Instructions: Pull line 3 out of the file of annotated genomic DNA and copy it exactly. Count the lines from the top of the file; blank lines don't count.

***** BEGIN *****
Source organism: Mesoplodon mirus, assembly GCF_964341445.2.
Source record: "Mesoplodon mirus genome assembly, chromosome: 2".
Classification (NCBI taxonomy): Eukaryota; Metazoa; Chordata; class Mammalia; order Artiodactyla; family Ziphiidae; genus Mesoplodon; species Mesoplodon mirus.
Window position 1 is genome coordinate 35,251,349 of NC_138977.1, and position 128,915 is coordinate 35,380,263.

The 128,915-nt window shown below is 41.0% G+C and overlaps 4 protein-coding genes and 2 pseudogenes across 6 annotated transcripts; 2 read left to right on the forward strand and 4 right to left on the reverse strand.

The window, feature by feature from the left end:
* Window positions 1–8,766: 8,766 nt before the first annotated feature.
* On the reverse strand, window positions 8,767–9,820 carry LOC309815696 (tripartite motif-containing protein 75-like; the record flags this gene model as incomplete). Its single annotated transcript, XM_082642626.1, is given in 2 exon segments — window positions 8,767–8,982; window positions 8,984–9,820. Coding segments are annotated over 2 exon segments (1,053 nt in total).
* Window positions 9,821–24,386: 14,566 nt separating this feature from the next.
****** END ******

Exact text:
Classification (NCBI taxonomy): Eukaryota; Metazoa; Chordata; class Mammalia; order Artiodactyla; family Ziphiidae; genus Mesoplodon; species Mesoplodon mirus.